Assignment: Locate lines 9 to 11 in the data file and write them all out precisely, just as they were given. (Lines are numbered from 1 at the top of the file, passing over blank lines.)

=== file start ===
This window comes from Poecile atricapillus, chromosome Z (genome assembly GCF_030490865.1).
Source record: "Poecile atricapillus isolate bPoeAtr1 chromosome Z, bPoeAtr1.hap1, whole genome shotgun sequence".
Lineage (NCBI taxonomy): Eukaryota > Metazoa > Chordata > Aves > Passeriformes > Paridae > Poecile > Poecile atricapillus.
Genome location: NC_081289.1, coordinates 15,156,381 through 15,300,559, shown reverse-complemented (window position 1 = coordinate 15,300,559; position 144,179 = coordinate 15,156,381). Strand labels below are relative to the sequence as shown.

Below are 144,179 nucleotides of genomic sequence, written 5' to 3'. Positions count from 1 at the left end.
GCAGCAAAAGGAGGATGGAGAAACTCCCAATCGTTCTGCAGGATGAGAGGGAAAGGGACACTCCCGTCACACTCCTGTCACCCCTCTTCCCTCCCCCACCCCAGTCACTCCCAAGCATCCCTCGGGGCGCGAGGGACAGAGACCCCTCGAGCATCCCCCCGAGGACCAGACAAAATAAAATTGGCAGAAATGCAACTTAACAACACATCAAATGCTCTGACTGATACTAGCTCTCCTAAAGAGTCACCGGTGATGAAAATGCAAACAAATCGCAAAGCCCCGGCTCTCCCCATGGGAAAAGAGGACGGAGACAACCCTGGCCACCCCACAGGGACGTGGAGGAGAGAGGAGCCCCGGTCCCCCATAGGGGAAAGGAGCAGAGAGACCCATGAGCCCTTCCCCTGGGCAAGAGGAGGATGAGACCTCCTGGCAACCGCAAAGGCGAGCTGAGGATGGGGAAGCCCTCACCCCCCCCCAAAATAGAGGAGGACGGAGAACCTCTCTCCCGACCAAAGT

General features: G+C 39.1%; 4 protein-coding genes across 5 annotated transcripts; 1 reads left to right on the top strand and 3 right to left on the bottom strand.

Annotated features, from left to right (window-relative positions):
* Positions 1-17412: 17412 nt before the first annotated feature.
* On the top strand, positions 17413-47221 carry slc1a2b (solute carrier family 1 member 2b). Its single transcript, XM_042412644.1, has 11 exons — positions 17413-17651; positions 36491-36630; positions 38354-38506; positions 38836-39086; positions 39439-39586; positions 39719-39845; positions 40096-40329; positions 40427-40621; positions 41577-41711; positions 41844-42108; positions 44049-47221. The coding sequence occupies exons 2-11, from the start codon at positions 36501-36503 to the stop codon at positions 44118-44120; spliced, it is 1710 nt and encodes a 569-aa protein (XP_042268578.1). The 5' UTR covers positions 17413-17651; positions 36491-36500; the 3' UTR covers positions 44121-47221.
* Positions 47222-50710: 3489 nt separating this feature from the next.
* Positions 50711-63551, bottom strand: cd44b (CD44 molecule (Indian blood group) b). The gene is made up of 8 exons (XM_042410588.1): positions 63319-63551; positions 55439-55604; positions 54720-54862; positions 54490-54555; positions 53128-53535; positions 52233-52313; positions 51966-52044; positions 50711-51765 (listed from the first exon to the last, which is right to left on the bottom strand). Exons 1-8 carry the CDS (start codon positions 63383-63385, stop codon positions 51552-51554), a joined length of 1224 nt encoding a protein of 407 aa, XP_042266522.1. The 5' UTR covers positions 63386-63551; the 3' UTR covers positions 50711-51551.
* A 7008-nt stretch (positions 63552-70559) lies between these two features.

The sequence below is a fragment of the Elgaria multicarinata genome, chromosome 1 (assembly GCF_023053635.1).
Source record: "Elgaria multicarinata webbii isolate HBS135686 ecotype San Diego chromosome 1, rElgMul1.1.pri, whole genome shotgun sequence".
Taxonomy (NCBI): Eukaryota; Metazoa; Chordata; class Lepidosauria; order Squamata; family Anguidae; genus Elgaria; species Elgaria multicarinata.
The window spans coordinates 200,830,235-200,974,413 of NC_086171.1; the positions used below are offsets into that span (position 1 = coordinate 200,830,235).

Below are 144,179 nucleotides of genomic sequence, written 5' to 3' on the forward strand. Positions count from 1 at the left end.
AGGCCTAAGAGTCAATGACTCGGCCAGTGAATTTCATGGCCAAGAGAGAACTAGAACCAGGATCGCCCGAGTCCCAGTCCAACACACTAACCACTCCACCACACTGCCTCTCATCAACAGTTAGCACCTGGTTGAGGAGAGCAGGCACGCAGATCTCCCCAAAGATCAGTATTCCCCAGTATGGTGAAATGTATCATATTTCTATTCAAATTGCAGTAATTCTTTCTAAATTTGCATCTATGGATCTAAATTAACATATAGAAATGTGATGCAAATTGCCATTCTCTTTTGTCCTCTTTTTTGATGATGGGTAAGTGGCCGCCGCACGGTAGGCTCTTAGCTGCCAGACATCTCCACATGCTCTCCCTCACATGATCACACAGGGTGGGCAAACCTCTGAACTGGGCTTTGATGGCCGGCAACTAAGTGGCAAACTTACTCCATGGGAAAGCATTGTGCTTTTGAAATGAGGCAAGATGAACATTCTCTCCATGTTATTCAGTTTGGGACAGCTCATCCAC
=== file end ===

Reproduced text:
* Positions 1-17412: 17412 nt before the first annotated feature.
* On the top strand, positions 17413-47221 carry slc1a2b (solute carrier family 1 member 2b). Its single transcript, XM_042412644.1, has 11 exons — positions 17413-17651; positions 36491-36630; positions 38354-38506; positions 38836-39086; positions 39439-39586; positions 39719-39845; positions 40096-40329; positions 40427-40621; positions 41577-41711; positions 41844-42108; positions 44049-47221. The coding sequence occupies exons 2-11, from the start codon at positions 36501-36503 to the stop codon at positions 44118-44120; spliced, it is 1710 nt and encodes a 569-aa protein (XP_042268578.1). The 5' UTR covers positions 17413-17651; positions 36491-36500; the 3' UTR covers positions 44121-47221.
* Positions 47222-50710: 3489 nt separating this feature from the next.